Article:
Aesthetic considerations towards the interiors of our properties have varied considerably over the centuries. Whether living in castles or humble hovels, it’s doubtful if our ancestors in the Middle Ages – relying on straw layered over compressed mud – were ever bothered about the appearance of their floors. The smell probably overwhelmed everything – given the beastly company of goats, cattle and pigs.
The very concept of a floor surface to both look beautiful and perform a useful function would have been as alien as eating with a knife and fork.
Things hadn’t improved much by the 18th century – at least in Scotland when Dr Johnson made his tour of the Highlands in 1773. At a house in Skye, he reported: ‘I undressed myself and felt my feet in the mire. The bed stood upon bare earth, which a long course of rain had softened to a puddle.’
The Romans, as usual, were ahead of the game. Many impressive examples of their mosaic pavements survive – as at Titchfield Abbey in Hampshire. The rich and the church could afford the luxury of class along with a solid surface. Winchester Cathedral boasts the finest collection of decorated 13th-century tiles in the country.
The aristocracy favoured marble in their palaces but a major and enduring flooring development occurred at the Palace of Versailles in the late 1600s. Marble is certainly beautiful and highly durable, but the floors required constant washing, which eventually caused the underlying joists to rot.
Hence the bright idea of constructing a floor from small strips and blocks. The parquet floor is not only practical, breathable, and easy to keep clean, but each section is easily replaced when damage or wear makes this a necessity.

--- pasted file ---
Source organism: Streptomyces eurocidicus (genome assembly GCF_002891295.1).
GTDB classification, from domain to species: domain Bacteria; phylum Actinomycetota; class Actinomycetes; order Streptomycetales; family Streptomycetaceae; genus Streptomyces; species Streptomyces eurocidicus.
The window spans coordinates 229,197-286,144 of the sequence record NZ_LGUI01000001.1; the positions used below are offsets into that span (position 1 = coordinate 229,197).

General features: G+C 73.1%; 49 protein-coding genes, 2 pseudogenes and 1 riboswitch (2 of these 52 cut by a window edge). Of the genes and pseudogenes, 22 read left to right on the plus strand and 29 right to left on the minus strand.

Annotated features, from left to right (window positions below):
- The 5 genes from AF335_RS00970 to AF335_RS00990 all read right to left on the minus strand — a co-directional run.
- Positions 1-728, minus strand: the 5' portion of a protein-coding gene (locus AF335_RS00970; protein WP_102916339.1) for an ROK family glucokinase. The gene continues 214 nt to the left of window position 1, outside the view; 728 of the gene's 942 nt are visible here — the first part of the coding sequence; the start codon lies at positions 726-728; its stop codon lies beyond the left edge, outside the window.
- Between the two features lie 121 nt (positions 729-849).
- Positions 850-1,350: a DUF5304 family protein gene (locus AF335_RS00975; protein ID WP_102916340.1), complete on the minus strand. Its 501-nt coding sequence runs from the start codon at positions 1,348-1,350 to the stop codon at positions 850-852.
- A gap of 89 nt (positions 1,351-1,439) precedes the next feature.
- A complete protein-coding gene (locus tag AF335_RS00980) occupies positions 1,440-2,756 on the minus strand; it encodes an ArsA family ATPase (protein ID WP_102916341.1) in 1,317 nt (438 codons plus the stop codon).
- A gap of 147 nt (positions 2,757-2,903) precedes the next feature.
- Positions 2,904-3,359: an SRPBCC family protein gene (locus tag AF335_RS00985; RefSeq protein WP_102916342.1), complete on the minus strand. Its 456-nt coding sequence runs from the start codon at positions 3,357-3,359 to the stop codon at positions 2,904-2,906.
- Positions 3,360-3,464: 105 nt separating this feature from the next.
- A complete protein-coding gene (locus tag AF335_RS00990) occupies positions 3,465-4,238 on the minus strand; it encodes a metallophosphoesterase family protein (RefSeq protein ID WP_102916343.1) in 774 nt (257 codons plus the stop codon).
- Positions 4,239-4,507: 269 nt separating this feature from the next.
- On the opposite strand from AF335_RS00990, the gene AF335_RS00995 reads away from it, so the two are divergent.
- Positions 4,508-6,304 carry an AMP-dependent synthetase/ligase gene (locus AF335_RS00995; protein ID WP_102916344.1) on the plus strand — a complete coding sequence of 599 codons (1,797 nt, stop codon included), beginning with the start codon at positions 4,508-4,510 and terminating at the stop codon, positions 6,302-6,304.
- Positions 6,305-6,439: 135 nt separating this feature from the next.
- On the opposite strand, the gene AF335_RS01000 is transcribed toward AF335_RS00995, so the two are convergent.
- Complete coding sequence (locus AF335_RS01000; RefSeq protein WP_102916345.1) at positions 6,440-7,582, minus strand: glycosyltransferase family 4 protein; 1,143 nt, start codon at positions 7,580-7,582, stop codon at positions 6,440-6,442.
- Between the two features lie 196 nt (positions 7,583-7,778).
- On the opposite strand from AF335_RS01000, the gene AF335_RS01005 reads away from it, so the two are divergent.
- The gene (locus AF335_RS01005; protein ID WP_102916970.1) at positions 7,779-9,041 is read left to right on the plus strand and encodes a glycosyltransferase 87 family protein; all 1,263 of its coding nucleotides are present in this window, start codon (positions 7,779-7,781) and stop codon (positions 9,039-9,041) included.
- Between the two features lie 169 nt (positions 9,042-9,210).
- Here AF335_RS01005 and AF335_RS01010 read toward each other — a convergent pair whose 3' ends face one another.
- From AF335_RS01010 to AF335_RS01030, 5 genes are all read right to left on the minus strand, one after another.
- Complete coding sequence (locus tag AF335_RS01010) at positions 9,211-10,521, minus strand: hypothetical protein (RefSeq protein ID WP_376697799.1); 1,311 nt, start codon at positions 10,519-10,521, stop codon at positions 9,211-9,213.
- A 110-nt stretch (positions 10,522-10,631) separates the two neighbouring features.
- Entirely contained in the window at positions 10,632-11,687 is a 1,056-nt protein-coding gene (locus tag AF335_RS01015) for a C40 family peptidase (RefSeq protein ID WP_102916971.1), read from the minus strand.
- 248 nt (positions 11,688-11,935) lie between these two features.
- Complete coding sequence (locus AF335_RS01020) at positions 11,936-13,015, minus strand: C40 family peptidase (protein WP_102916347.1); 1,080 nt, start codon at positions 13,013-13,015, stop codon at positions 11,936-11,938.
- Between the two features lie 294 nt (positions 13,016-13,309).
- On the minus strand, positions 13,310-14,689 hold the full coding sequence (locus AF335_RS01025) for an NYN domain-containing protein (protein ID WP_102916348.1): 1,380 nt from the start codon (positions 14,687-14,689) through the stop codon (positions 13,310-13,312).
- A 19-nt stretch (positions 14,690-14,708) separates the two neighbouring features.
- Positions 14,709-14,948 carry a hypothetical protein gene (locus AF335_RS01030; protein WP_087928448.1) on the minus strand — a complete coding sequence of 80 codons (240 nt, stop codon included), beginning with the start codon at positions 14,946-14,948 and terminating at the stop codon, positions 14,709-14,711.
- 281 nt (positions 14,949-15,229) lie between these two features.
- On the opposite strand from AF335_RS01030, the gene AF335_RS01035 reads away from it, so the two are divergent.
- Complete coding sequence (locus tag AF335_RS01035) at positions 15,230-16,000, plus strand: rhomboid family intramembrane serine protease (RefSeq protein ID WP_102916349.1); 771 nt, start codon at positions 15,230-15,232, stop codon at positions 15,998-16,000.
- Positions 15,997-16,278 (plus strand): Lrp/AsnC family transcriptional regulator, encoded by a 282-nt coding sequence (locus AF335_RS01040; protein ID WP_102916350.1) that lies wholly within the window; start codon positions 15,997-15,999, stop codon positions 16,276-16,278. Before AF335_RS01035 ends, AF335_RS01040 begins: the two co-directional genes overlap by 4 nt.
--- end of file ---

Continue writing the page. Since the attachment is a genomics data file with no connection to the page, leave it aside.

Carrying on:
And the artistic patterns allowed great variation in mosaic, zigzag, and herringbone. Expensive – with the required high degree of craftsmanship from hand-cutting of the timber. Yet the development of mass-produced blocks in the early 20th century enabled parquet to spread into schools, offices, and middle-class dwellings. A popularity that lasted from the 1930s until the 1970s.
Admittedly, a worn, grubby parquet floor is a distressing sight, as many a school assembly hall can testify. Yet there are ways of keeping a large area in an attractive condition. Our outer London suburban house – built in 1937 – had a parquet dining room partly covered by a carpet. My father may have only had to varnish the periphery two or three times in thirty years. Once the smell had dissipated, the glossy pure grain on the blocks was a joy to behold.
Whither the next flooring revolution? Beyond the sham charms of laminate, it may be surprising that a new surface excelling in hygiene, durability, pattern and colour has not been invented. Or is it? A wooden floor is simple, natural, and a thing of beauty. It both looks and feels right – a direct connection to the natural world from which so many of us have become estranged. It not only brings the trees of the forest into our property but can expand or contract with the seasons – an authentic delight or unsightly nuisance depending on your point of view.
And there lies the nub: a natural wooden floor offers so many possibilities. Next time we’ll look at some of the current popular ways.